, physical abuse, sexual abuse, emotional abuse and neglect. It involves an incident wherein an adult engages a minor in a sexual act or exposes the minor to inappropriate behaviour or material. It even includes those actions wherein a child is coerced into performing any sexual activity by another child. It may involve use of threats and physical force but usually involves subtle forms of manipulation in which the child coerced into believing that the activity is an expression of love. It does not mandate physical contact between a perpetrator and a child. Some of the usual forms of child sexual abuse includes obscene phone calls, text or video interactions, fondling, exhibitionism or exposing oneself to a minor, masturbation in the presence of a minor or forcing the minor to masturbate, intercourse; sex of any kind with a minor including vaginal, oral or anal; producing, owning or sharing pornographic images/movies of children; sex trafficking, asking or pressuring the child to engage in sexual activities; displaying pornography to a child; physical contact with the child’s genitals or viewing child’s genitals without physical contact; sexual molestation involving kissing, sexual innuendo, verbal sexual abuse, rape by penile penetration for both heterosexuals and homosexuals; incest; prostitution of children as part of commercial sexual exploitation; sex tourism involving children; and molestation at the time of toiling and meeting bathing needs of the child by the father. This kind of sexual abuse has always targeted both children and adolescents in incomprehensible sexual activities to which they are unable to give informed consent. Sexual relationships should be formed only with free will and informed consent without any type of coercion.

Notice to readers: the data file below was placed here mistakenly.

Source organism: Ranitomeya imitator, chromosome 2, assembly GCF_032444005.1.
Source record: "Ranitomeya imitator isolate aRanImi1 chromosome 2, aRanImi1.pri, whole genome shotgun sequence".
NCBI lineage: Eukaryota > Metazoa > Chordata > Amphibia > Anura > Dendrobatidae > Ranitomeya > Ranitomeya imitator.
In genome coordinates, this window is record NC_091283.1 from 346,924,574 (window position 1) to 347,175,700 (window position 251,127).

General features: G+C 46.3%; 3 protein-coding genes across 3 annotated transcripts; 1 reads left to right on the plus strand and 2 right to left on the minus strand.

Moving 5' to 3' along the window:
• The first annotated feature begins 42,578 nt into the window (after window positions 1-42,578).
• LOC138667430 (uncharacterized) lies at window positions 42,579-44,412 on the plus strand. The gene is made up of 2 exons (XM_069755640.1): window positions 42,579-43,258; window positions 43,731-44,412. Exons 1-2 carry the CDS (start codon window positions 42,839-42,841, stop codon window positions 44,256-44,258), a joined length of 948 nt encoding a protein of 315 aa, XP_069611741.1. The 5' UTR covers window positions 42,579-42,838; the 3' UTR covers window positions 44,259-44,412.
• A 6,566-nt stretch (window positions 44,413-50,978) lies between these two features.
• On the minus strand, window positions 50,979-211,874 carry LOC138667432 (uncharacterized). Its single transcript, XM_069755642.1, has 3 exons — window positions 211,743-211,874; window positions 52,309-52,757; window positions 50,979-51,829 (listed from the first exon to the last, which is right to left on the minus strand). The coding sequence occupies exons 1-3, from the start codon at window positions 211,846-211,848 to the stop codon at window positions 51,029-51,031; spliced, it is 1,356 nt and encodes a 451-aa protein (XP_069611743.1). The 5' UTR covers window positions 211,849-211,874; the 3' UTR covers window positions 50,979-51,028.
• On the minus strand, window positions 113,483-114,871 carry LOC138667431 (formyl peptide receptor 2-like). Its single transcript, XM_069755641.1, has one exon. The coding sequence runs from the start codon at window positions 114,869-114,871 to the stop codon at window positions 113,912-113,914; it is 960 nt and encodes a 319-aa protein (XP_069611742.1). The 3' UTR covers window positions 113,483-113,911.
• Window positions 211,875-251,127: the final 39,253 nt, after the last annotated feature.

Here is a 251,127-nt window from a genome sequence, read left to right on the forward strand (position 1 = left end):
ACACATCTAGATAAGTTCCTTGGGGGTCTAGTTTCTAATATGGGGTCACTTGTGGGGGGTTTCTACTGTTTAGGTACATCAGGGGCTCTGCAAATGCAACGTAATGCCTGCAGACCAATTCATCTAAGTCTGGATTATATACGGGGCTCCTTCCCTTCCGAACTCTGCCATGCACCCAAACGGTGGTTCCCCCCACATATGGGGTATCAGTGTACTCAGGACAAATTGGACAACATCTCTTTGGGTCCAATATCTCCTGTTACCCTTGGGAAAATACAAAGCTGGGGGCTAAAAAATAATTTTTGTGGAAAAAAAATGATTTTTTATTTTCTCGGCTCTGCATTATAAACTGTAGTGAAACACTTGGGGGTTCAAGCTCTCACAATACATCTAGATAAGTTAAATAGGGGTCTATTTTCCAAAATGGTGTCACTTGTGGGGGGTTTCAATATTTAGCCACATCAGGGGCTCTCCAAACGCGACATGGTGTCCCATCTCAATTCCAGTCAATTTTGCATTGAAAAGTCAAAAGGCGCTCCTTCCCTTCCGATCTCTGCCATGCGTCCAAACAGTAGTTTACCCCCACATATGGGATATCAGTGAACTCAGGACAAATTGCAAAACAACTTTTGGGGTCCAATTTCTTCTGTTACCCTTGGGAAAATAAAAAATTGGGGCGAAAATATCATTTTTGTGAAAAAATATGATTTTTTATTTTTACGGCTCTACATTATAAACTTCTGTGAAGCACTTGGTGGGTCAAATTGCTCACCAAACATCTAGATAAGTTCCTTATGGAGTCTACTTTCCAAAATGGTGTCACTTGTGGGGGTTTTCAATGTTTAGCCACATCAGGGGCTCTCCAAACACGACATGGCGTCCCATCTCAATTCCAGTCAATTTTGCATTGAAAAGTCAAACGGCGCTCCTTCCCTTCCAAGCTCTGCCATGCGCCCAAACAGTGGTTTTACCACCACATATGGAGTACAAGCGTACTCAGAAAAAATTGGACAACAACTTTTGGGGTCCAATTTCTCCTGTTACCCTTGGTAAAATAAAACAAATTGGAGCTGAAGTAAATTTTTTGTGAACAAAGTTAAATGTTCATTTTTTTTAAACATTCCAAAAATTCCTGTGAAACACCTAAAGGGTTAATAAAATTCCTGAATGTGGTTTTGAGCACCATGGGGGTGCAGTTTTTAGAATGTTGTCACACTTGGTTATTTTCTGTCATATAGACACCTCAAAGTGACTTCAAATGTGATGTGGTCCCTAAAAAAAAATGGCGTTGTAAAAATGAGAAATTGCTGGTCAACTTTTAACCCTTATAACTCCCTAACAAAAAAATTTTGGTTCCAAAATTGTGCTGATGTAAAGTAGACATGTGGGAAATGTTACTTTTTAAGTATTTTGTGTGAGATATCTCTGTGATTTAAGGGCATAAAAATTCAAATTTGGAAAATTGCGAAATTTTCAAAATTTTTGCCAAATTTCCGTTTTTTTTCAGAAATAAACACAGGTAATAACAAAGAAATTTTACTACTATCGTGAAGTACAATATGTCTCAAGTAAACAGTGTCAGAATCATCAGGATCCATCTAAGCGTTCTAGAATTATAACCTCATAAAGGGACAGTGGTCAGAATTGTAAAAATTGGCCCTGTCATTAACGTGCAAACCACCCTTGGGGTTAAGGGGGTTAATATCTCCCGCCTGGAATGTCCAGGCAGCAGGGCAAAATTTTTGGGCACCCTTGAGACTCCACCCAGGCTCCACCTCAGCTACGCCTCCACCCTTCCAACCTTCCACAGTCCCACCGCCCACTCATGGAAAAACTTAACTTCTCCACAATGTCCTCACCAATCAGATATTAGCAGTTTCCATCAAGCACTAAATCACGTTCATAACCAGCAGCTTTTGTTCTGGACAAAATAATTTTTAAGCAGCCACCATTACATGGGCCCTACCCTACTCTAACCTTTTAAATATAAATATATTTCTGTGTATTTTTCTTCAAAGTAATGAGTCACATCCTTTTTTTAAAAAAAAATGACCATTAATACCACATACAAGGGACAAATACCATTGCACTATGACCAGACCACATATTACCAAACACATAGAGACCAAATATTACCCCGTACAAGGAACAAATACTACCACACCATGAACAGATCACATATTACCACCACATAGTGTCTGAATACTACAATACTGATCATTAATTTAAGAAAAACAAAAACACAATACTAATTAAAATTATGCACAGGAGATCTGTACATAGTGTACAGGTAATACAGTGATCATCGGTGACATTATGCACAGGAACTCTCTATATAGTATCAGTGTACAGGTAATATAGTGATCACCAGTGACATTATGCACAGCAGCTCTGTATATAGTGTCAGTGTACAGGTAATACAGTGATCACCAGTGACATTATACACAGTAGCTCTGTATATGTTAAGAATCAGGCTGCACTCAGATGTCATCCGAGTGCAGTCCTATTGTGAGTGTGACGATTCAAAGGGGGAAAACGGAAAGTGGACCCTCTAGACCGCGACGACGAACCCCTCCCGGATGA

Child sexual abuse is rampant and prevalent over all types of society irrespective of economic and social status, class, geography, culture and religion. It can happen in any city, village or institution and by any person be it father, brother, grandfather, relatives, priest, caretaker, neighbour, teacher or even a stranger. Perpetrators are mostly males, related or known faces to the victim in whom he/she invests faith and who are in position of trust and responsibility. It is a shameful as well as astonishing fact that, most of the child sexual abuse takes place in juvenile justice homes i.e., observation homes, special homes /shelter homes, schools, and day care centres. Broadly speaking, these are the places where the child is supposed to be the safest. There can be many reasons for why children are a soft target for the perpetrators.

Firstly, they are so innocent that they can be lured and enticed by small presents. Additionally, the belief that person suffering from Syphilis and Gonorrhoea will be cured upon having sex with a minor girl child, perpetrators testing their sexual capabilities, marital dysfunction and domestic violence, and poor support from the extended family can be one of the other causes. Child sexual abuse is detrimental to child’s mental, emotional or physical welfare. It may destroy the future of the child, resulting in psychosomatic response and psychiatric disorders. Long lasting emotional problems, like youth suicide, regression, sleeping and eating disorders, lack of self esteem, nightmares, self hatred, promiscuous behaviour, aggression, sexual difficulties, lack of confidence and poor parenting skills, may also remain. Even physical effects like headache, stomach ache and sleeping disturbances cannot be ruled out.

Some of the emotional effects which are commonly found in the young victims are depression, fear, anxiety, anger and shame. There might also be some behavioural problems such as withdrawal, aggression and inappropriate sexual behaviour.